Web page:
It was our job to tie the binkies to balloons that would send them off to the binkie fairy.  It was the binkie fairy’s job to distribute them to new babies who needed them.  For his efforts, he would be awarded by the binkie fairy with a small treat under his pillow:

BK stared at me with silent 3-year-old doubting eyes.  I wondered if he would go for it.

“Why do the new babies need binkies?  Why can’t they suck their thumb like [LK], or why can’t their Mommy’s and Daddy’s buy them binkies?”

Crap.  “Well, not all babies like to suck their thumb, you didn’t.  And remember how we talked about how not everyone has a Mommy or a Daddy?  Those babies need binkies too.  Sometimes families don’t have the money to buy new binkies.  Those babies also need binkies.”

BK paused for a moment.

“We will take you to the store to pick out your own balloons to send them off.”

More pausing.

“Ok.  Let’s do it.  Those babies need binkies.  But, Mommy?  Can the binkie fairy just leave my prize on the kitchen counter?  I don’t want her to scare me when I sleep.”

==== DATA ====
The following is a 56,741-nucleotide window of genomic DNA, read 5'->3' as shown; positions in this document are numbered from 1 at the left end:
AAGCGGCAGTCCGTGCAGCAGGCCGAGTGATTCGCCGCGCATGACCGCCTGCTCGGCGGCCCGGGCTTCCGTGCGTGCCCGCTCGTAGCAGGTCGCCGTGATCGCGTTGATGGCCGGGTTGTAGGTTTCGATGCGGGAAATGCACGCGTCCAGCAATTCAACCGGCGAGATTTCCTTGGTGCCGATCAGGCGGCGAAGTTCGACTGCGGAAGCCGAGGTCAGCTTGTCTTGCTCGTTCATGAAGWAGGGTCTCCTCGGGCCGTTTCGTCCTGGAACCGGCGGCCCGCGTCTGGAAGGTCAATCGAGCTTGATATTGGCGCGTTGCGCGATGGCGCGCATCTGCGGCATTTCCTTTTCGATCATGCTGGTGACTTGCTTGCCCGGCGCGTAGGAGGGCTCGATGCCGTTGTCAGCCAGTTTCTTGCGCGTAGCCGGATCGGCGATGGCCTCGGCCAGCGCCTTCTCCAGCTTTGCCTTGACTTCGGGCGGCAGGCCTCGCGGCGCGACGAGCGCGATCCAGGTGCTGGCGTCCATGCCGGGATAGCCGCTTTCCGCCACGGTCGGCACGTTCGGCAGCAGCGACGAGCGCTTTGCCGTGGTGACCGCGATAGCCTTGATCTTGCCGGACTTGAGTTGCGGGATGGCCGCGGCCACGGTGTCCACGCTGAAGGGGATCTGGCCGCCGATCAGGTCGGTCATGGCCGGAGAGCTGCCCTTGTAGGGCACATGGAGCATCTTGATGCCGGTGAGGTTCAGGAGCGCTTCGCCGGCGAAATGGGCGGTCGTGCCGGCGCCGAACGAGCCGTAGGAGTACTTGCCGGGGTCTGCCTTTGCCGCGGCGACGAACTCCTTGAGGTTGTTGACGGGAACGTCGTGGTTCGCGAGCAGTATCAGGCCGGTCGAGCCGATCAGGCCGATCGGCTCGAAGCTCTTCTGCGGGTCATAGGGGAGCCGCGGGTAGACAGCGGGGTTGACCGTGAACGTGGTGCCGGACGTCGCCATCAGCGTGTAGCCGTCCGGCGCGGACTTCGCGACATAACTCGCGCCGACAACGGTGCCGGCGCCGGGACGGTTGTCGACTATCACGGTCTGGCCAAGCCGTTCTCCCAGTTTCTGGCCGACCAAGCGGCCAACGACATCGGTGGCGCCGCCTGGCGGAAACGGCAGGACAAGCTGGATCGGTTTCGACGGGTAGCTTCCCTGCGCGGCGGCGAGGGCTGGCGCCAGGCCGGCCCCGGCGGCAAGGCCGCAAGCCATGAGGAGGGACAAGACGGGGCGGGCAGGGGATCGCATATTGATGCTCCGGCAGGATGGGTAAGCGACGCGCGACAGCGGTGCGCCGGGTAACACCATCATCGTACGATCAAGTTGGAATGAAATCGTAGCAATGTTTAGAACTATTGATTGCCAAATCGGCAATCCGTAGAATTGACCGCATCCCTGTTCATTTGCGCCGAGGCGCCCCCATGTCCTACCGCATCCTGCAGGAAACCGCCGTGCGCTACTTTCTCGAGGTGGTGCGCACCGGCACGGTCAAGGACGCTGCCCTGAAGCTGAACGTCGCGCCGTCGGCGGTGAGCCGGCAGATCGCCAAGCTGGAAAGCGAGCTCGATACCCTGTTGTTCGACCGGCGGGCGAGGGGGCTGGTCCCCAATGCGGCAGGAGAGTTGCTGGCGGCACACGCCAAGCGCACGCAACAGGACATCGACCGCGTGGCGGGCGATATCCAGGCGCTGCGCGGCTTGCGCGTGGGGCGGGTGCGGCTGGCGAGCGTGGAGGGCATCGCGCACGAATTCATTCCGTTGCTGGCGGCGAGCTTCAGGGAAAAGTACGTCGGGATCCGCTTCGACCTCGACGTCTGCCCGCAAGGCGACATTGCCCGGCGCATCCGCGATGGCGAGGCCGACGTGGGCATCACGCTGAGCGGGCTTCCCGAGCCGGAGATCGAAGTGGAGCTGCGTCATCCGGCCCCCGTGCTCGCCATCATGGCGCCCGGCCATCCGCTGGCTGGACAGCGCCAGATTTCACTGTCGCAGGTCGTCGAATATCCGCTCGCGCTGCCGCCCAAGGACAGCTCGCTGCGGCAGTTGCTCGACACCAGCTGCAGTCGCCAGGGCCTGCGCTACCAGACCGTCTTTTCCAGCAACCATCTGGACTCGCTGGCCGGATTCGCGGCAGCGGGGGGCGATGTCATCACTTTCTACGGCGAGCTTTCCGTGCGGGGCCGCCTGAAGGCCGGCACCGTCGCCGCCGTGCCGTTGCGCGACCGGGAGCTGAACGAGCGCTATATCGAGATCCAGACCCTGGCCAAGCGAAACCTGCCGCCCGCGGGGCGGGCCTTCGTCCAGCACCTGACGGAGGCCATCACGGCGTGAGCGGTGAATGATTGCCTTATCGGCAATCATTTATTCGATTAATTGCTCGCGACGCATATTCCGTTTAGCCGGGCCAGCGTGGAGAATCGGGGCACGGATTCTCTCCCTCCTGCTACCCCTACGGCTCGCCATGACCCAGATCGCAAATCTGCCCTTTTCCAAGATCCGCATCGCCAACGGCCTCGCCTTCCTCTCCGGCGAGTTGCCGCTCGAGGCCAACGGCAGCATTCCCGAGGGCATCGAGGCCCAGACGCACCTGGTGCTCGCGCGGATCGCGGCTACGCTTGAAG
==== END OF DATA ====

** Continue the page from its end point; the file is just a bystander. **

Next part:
“Sure, hon.” Yessssssssssssssssssssssssss!  [Internal Mommy dance!]

We collected all the binkies and went to the store and picked out a very unique bunch of balloons.  BK chose one that had a duck on it and said “It’s a Boy!”  Maybe for the babies.  Maybe for the duck.  I don’t know.

. . .

We also picked out a “keep” balloon, a simple red Mylar star for him to hang onto, so he had one after he released all the rest.

This is where we got hung up: It takes an enormous amount of balloons to lift a binkie!  More than you would think.  So we wound up attaching two binkies to six balloons, one Mylar, the rest latex to get maximum lift off.  The remaining binkies I collected and disposed of later.

We took BK out to our quiet street and my bff documented the whole event.  It went surprisingly well!

BK kissing his binkies goodbye

. . .

Almost time for lift off

. . .

Goodbye Binkie, My Old Friend!

BK waved when we released them, then began to cry, the pictures are really precious.  But it turned out he was crying because he wanted the balloons!  Which goes to show you he was really ready.  He asked about them occasionally, but that soon faded.  And he was delighted when he found his Spiderman puzzle from the binkie fairy on the kitchen counter just as he asked!